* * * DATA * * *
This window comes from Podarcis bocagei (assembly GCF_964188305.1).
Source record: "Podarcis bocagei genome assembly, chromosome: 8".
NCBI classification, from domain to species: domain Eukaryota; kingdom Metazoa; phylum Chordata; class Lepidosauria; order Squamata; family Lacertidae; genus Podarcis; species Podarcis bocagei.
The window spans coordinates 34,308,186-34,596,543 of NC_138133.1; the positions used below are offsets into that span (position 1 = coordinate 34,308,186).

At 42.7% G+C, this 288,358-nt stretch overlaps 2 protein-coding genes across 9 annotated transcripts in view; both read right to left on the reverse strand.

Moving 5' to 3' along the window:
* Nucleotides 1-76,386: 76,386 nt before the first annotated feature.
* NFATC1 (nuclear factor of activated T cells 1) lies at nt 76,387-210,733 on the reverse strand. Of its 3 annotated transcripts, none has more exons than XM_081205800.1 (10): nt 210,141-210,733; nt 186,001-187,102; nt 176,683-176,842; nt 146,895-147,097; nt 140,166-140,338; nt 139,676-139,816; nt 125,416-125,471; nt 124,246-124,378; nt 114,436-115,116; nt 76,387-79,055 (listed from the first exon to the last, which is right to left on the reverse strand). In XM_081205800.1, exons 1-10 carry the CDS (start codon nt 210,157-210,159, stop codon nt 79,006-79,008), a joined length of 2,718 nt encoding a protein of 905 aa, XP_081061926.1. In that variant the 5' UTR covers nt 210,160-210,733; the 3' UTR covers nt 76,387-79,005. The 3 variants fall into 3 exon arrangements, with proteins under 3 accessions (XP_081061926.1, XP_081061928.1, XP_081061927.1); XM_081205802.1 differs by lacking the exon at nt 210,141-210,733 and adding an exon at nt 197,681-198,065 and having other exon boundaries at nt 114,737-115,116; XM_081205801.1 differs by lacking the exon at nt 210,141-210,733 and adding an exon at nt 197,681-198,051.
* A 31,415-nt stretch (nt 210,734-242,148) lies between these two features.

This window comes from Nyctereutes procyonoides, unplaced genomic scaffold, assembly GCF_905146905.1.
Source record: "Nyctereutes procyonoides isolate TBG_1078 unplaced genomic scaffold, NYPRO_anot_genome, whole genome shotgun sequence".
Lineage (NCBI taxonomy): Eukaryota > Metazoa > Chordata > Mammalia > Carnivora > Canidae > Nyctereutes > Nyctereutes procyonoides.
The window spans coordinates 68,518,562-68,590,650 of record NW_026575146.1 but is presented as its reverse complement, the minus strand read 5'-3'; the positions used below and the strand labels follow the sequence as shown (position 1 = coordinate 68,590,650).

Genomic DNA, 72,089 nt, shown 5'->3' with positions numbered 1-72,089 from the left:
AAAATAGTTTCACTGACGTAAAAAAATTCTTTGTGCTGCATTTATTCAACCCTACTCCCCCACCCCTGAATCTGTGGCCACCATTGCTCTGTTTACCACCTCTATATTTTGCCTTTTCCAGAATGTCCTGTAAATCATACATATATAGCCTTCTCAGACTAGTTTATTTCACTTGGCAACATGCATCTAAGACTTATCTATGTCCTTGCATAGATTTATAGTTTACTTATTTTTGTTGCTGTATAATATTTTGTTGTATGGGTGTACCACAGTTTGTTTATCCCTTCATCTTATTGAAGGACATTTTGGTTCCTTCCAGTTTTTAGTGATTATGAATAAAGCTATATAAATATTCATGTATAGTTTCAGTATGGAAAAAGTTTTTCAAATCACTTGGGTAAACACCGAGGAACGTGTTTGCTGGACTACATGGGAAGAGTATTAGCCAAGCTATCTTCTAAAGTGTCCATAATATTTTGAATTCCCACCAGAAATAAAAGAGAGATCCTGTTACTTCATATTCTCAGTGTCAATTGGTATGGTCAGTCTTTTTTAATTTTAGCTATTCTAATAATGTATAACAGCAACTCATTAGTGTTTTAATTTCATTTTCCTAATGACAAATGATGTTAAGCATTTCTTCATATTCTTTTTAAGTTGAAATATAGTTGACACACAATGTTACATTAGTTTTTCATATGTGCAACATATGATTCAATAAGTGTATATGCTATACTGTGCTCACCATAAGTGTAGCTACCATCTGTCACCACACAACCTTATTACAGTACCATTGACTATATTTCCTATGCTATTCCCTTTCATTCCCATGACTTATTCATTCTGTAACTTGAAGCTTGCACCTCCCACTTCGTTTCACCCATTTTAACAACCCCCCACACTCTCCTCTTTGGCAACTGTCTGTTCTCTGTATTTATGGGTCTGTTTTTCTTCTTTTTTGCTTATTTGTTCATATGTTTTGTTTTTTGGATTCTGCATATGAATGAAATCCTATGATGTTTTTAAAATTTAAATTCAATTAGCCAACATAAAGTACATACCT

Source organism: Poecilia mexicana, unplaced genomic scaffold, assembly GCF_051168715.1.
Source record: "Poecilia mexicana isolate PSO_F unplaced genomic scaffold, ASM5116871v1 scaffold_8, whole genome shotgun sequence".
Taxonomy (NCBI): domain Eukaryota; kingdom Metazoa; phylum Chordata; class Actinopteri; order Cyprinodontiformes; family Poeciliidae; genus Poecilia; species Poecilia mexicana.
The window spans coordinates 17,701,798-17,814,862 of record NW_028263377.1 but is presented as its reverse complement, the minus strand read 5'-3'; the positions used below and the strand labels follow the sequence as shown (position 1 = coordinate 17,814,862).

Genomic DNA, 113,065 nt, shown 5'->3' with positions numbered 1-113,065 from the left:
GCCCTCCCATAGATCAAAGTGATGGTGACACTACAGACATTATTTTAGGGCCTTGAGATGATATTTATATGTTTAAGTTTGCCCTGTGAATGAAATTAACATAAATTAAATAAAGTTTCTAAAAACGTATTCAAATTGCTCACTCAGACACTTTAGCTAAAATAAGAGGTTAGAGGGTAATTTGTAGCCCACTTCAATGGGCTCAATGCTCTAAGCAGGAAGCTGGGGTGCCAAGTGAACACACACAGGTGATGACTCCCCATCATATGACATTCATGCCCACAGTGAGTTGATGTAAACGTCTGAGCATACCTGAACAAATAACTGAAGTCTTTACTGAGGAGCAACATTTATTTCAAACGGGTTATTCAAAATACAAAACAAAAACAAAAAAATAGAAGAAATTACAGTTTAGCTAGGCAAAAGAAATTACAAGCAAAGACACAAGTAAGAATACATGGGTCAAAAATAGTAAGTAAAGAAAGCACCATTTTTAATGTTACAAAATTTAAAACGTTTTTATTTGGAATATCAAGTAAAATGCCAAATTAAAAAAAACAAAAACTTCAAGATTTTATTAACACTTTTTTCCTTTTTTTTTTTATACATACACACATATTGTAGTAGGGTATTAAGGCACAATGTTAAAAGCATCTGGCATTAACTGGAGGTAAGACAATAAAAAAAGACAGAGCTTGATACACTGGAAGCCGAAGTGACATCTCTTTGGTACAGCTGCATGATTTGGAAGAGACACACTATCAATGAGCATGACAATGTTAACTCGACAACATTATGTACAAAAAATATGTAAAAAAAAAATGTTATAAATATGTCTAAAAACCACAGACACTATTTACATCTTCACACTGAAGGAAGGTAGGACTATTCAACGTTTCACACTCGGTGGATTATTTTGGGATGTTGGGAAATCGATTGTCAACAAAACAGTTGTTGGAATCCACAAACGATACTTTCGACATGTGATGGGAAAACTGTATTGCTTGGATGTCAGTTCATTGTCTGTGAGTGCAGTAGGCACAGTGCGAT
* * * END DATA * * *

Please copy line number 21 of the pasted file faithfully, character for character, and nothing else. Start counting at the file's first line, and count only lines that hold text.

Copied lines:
GCCCTCCCATAGATCAAAGTGATGGTGACACTACAGACATTATTTTAGGGCCTTGAGATGATATTTATATGTTTAAGTTTGCCCTGTGAATGAAATTAACATAAATTAAATAAAGTTTCTAAAAACGTATTCAAATTGCTCACTCAGACACTTTAGCTAAAATAAGAGGTTAGAGGGTAATTTGTAGCCCACTTCAATGGGCTCAATGCTCTAAGCAGGAAGCTGGGGTGCCAAGTGAACACACACAGGTGATGACTCCCCATCATATGACATTCATGCCCACAGTGAGTTGATGTAAACGTCTGAGCATACCTGAACAAATAACTGAAGTCTTTACTGAGGAGCAACATTTATTTCAAACGGGTTATTCAAAATACAAAACAAAAACAAAAAAATAGAAGAAATTACAGTTTAGCTAGGCAAAAGAAATTACAAGCAAAGACACAAGTAAGAATACATGGGTCAAAAATAGTAAGTAAAGAAAGCACCATTTTTAATGTTACAAAATTTAAAACGTTTTTATTTGGAATATCAAGTAAAATGCCAAATTAAAAAAAACAAAAACTTCAAGATTTTATTAACACTTTTTTCCTTTTTTTTTTTATACATACACACATATTGTAGTAGGGTATTAAGGCACAATGTTAAAAGCATCTGGCATTAACTGGAGGTAAGACAATAAAAAAAGACAGAGCTTGATACACTGGAAGCCGAAGTGACATCTCTTTGGTACAGCTGCATGATTTGGAAGAGACACACTATCAATGAGCATGACAATGTTAACTCGACAACATTATGTACAAAAAATATGTAAAAAAAAAATGTTATAAATATGTCTAAAAACCACAGACACTATTTACATCTTCACACTGAAGGAAGGTAGGACTATTCAACGTTTCACACTCGGTGGATTATTTTGGGATGTTGGGAAATCGATTGTCAACAAAACAGTTGTTGGAATCCACAAACGATACTTTCGACATGTGATGGGAAAACTGTATTGCTTGGATGTCAGTTCATTGTCTGTGAGTGCAGTAGGCACAGTGCGAT